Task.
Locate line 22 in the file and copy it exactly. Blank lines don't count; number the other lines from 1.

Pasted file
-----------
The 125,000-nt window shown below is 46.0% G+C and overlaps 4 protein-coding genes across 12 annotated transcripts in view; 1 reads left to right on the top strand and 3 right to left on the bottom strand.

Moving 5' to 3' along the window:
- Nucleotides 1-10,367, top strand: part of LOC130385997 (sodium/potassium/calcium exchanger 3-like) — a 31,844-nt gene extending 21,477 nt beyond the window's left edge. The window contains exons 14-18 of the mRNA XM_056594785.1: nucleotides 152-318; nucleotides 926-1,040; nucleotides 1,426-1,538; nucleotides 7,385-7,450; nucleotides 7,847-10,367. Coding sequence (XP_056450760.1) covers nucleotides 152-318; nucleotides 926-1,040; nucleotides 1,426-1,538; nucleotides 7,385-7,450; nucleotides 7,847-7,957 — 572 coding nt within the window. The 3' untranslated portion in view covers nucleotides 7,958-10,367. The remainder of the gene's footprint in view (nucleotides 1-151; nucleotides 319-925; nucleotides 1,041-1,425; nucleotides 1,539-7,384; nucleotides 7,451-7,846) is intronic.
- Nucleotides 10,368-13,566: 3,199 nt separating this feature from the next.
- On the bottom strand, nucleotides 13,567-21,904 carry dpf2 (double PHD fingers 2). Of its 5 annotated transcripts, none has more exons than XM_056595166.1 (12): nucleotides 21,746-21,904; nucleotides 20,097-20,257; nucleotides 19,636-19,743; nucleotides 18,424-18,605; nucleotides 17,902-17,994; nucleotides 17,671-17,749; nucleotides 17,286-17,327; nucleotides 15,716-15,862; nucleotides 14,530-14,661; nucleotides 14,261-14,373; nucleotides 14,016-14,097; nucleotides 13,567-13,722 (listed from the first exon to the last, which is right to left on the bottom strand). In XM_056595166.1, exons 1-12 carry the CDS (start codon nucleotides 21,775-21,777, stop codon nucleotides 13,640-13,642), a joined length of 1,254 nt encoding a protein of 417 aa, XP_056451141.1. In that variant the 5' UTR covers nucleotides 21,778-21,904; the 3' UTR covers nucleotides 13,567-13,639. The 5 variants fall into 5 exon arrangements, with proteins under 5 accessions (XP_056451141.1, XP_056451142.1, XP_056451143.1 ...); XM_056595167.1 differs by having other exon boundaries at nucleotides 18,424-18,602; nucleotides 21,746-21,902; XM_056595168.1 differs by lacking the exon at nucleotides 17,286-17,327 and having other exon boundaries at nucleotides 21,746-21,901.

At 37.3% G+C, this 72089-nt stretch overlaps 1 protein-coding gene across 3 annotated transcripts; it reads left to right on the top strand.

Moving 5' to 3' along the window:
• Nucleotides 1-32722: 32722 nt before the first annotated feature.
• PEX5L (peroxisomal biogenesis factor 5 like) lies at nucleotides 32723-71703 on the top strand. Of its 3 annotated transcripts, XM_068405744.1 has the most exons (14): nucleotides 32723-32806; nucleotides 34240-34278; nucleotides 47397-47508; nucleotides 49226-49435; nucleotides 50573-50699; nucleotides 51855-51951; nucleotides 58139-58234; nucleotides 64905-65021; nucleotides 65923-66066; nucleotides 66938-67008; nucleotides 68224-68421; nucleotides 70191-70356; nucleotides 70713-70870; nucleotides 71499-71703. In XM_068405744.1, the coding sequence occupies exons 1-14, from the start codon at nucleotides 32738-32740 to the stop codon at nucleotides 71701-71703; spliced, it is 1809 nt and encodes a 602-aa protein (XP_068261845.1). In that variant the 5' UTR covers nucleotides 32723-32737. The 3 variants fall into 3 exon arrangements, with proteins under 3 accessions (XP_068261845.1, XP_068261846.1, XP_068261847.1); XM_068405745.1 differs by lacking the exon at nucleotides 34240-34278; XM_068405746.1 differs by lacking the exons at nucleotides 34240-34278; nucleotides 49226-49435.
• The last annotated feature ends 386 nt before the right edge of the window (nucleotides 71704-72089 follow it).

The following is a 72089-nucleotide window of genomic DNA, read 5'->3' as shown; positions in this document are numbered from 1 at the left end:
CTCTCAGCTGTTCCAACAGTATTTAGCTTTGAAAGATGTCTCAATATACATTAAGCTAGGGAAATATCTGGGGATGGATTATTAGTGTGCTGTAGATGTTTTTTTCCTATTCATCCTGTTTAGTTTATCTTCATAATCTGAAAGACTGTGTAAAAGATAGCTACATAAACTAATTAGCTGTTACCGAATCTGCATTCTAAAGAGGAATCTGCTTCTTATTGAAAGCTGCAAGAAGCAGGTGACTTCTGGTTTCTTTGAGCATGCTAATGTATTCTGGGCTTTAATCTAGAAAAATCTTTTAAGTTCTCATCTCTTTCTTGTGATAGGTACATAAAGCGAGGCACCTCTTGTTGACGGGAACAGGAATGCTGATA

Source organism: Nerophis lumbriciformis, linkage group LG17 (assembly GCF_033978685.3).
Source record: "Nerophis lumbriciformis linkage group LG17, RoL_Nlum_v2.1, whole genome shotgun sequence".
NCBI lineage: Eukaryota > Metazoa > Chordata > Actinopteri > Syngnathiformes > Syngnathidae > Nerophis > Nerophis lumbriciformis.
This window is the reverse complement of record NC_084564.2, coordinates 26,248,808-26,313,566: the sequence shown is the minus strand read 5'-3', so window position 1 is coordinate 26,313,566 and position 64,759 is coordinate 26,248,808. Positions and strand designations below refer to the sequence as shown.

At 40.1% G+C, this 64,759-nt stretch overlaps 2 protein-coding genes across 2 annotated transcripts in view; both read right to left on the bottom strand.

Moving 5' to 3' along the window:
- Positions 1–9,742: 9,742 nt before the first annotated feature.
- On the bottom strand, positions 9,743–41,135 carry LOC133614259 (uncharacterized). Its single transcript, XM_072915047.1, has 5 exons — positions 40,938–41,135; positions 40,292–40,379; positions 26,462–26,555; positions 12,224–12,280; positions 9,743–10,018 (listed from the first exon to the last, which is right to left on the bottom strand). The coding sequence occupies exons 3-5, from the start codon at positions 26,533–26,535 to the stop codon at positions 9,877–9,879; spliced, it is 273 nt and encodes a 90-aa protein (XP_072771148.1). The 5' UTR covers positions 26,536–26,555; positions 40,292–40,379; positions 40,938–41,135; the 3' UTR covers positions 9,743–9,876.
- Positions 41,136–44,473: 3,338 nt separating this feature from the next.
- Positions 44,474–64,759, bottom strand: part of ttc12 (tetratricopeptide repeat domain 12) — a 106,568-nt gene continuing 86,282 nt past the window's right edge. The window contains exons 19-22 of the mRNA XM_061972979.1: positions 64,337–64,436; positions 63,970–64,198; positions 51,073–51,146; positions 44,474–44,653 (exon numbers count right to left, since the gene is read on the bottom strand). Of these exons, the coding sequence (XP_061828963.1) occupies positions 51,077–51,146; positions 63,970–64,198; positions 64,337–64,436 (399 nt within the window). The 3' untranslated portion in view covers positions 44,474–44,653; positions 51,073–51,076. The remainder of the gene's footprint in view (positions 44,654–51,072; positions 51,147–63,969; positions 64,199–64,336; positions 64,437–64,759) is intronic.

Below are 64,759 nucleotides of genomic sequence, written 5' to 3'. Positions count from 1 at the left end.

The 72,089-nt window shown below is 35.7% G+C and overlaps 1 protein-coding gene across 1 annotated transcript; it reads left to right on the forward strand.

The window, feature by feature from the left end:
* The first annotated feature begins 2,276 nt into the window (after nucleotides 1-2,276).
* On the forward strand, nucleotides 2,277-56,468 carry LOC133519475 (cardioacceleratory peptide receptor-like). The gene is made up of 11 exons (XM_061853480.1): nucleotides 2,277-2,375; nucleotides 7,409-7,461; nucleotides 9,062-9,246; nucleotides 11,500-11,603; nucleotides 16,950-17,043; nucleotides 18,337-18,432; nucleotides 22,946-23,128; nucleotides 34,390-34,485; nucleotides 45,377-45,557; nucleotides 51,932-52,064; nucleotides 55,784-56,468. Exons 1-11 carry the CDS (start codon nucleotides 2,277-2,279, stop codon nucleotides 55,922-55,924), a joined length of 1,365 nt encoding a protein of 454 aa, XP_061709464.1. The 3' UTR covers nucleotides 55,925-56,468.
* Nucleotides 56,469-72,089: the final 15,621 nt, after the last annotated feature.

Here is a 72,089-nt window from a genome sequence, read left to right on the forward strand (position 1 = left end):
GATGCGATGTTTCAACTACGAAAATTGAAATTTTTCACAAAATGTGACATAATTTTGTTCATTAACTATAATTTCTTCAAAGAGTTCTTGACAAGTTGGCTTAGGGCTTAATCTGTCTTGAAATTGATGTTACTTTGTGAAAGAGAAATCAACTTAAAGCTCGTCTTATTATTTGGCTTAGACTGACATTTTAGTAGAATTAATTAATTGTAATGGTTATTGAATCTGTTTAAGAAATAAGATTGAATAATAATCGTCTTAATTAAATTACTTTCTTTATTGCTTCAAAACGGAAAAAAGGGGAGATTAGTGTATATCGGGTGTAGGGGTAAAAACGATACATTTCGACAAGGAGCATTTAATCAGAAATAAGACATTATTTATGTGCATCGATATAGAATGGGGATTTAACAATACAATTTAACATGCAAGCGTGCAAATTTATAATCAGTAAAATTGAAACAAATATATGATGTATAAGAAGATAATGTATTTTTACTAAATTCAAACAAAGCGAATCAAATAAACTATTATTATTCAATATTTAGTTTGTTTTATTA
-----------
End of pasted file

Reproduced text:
- Positions 44,474–64,759, bottom strand: part of ttc12 (tetratricopeptide repeat domain 12) — a 106,568-nt gene continuing 86,282 nt past the window's right edge. The window contains exons 19-22 of the mRNA XM_061972979.1: positions 64,337–64,436; positions 63,970–64,198; positions 51,073–51,146; positions 44,474–44,653 (exon numbers count right to left, since the gene is read on the bottom strand). Of these exons, the coding sequence (XP_061828963.1) occupies positions 51,077–51,146; positions 63,970–64,198; positions 64,337–64,436 (399 nt within the window). The 3' untranslated portion in view covers positions 44,474–44,653; positions 51,073–51,076. The remainder of the gene's footprint in view (positions 44,654–51,072; positions 51,147–63,969; positions 64,199–64,336; positions 64,437–64,759) is intronic.